I see this introduction into Taylor's childhood as laying the foundations for one side of the balance that Kingsolver is trying to establish. In her interview with Gergen, Kingsolver refers to the individual side of the balance as "the glory and the power of the individual" (Gergen). I believe Kingsolver is making the point that it takes a strong understanding of oneself as an individual in order to balance that with family community.
Some earlier novels that we have read involve this idea of the individual and the community. But instead of being a balance of the two, they are often in conflict. One of the best examples is found in Harold Frederic's The Damnation of Theron Ware. We are told, "he had never in his life been more sensible of the charm of his own companionship", and "the impossibility of his continuing to sacrifice himself to a notion of duty to these low-minded and coarse-natured villagers was beyond all argument" (253). It is Theron's pursuit of satisfaction as an individual, to the exclusion of his community, which finally leads to his downfall or "damnation". Kingsolver takes us in a new direction and makes Taylor's character and experience entirely different.
Taylor's other major determination is to get out of Kentucky, so at twenty-three she finally earns enough money to buy an old car and leaves Kentucky heading west. It is on this trip that she gets her first taste of the extended family, when she stops in Oklahoma, and through very strange circumstances, winds up with a little three-year-old Cherokee girl that she later names Turtle.
Something is awakened within Taylor when she gets Turtle. Although she had been fiercely determined not to become a mother and to remain independent, Taylor feels an immediate affection and protectiveness for Turtle that she didn't expect. DeMarr shares the same idea when she says that Taylor, "accepts this new responsibility with good humor, her concern for the child quickly outweighing any inconvenience it may cause her" (47).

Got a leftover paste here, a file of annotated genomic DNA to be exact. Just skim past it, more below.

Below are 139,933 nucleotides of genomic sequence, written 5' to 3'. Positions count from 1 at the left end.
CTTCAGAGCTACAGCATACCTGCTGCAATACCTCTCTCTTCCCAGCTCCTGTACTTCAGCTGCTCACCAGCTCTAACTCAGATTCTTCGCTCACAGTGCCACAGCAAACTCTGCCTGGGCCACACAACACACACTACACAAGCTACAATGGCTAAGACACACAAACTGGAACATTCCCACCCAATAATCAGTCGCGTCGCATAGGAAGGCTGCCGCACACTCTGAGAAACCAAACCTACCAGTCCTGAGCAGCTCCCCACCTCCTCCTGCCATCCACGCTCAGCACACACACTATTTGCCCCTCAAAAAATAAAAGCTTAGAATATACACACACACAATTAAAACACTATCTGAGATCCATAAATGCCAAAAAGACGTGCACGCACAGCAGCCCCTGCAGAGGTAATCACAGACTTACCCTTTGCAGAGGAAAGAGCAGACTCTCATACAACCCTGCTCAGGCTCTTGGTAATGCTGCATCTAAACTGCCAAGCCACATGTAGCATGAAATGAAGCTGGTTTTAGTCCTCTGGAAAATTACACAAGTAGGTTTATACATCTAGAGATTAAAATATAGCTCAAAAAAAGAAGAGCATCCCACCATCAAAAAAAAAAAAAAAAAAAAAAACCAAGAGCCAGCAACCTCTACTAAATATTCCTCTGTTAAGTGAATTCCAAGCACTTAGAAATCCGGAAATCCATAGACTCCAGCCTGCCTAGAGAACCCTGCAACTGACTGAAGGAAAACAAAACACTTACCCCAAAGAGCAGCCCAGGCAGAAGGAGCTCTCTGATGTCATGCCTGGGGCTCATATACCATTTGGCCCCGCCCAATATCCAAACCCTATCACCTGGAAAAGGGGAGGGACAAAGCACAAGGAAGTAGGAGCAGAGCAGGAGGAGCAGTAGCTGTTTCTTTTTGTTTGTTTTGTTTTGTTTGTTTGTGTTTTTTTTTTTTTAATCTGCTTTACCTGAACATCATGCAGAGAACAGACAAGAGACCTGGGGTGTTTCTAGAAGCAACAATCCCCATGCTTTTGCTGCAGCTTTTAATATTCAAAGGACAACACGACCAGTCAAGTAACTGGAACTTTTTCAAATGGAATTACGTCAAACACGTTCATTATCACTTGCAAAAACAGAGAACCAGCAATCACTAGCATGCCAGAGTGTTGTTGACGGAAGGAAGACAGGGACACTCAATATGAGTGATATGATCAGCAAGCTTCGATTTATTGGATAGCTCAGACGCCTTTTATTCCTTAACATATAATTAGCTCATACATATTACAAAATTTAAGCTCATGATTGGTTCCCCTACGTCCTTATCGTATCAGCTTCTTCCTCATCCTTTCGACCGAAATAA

What is interesting to me is that Taylor doesn't find motherhood repulsive or threatening to her independence. In fact as her relationship with Turtle grows, she begins to see the necessity of the individualism/community balance. In concordance with this idea, Catherine Lazaroff wrote about The Bean Tree that Taylor Greer finds something in this abandoned Indian Child that she didn't know she was missing, and which she rapidly becomes unable to live without. The transformation of instant motherhood causes her to reevaluate her relationships with others. (Lazaroff)
Taylor and Turtle finally end up in Tucson Arizona where their community of friends blossoms. Taylor meets a fellow Kentuckian, Lou Ann Ruiz, and Taylor and Turtle move in with Lou Ann and her baby Dwayne Ray, the two women becoming fast friends. At first, Lou Ann stays at home with the kids and fixes dinner for everyone while Taylor works. Taylor rejects this arrangement, realizing that she and Lou Ann are becoming too much like a nuclear family. She tells Lou Ann, "we're acting like Blondie and Dagwood here...It's not like we're family for Christ's sake" (TBT 114). I think Taylor still struggles with the new idea of a caring, familial community. It's hard for Taylor to let people help her without feeling that she is losing something of her own individualism. I also feel that Taylor gets frustrated with Lou Ann sometimes, because she hasn't developed a strong sense of self-esteem and individualism.
Taylor takes a job at the Jesus is Lord Used Tires auto repair shop and meets more of the people who will become members of her family community. Mattie, who owns the auto repair shop, becomes like a mother figure to Taylor. Mattie also runs a sanctuary for Guatemalan refugees, and Taylor comes to care deeply about their plight. DeMarr makes an interesting point when she says, "she [Kingsolver] demonstrates how the concern for others that leads to the development of deep friendships may also lead to political concern and involvement in political causes" (43), thus enlarging the idea of familial community. Mattie introduces Taylor to two of the refugees, Estevan and Esperanza, and they become part of Taylor's growing community. Two older women, who live next door to Taylor and Lou Ann and watch their two kids from time to time, round out the family. All of these characters become increasingly important in Taylor's life, helping her to learn to share her individualism with them.